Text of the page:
What is the law?

The regulation of hazardous substances that affect human health and safety in the workplace sit under the Health and Safety at Work Act.

There are two main pieces of legislation that cover hazardous substances:

Hazardous Substances and New Organisms Act 1996 (HSNO)

HSNO aims to protect the environment and the health and safety of people from the adverse effects of hazardous substances. HSNO is largely implemented by the Environmental Protection Authority (EPA). The workplace requirements are enforced by WorkSafe.

The Health and Safety at Work Act 2015 (HSWA)

HSWA and its first phase of supporting regulations came into force in April 2016. It aims to protect people against harm to their health, safety and welfare caused by risks arising from work. HSWA is primarily implemented and enforced by WorkSafe.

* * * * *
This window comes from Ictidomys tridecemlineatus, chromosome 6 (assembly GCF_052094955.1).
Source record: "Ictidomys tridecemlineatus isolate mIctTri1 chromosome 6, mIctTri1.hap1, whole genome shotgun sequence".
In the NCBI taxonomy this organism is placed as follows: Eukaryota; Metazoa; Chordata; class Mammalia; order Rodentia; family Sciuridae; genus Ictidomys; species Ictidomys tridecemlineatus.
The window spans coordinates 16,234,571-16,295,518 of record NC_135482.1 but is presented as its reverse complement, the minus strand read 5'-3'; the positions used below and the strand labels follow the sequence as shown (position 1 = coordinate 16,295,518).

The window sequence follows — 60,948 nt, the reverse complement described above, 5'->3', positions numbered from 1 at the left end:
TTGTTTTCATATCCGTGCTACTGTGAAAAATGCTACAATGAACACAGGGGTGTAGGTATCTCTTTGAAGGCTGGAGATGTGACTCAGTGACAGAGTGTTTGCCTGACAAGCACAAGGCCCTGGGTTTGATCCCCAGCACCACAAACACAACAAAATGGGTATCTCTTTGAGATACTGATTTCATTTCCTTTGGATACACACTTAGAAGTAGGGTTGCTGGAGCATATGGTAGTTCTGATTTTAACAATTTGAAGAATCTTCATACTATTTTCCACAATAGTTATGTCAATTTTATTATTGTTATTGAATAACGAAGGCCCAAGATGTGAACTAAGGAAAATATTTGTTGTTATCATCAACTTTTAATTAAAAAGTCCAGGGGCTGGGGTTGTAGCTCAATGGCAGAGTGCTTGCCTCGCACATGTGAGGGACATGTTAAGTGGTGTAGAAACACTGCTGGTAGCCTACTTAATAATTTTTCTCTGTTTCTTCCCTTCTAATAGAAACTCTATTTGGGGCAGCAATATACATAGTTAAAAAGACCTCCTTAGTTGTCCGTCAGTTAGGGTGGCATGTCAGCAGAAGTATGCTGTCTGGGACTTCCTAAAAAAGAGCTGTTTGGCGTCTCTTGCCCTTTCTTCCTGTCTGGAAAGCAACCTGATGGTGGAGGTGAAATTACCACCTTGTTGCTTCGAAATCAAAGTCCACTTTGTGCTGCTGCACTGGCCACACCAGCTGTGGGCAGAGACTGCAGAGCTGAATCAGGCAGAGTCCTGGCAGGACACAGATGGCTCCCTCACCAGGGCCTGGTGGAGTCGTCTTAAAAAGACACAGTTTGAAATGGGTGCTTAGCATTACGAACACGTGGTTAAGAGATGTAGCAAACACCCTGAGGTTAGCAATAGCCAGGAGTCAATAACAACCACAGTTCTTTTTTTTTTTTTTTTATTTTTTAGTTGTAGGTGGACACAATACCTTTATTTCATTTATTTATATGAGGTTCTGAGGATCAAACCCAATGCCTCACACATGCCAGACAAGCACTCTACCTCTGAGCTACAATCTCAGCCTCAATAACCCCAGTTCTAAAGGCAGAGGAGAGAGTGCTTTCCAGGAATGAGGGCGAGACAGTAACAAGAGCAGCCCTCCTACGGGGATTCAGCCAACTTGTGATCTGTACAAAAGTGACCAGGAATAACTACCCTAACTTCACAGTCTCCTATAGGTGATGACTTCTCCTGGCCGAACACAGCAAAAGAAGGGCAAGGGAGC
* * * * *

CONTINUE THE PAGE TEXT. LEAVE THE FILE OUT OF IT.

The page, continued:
The 1 December 2017 reforms

The rules around managing hazardous substances that affect human health and safety in the workplace transferred from HSNO to the Hazardous Substances Regulations under HSWA. The rules and duties to mitigate risks posed by hazardous substances sit under:

  • HSNO for non-work, public health and environmental risks; and specific requirements on importers and manufacturers of hazardous substances.
  • HSWA (including the Hazardous Substances Regulations) for work risks.

There are also two types of subordinate legislation:

There are also two new types of subordinate legislation:

  • Safe work instruments are developed by WorkSafe for approval by the Minister for Workplace Relations and Safety. They have a number of uses, including defining detailed or technical matters that may change frequently.
  • EPA notices - most of the hazardous substance rules the EPA are responsible for are set in EPA Notices rather than by regulation. These particularly reflect the rules for importers and manufacturers of hazardous substances as well as non-workplace use, environmental controls and hazardous substances disposal controls. To see these notices and find out more about their purpose visit the EPA website(external link).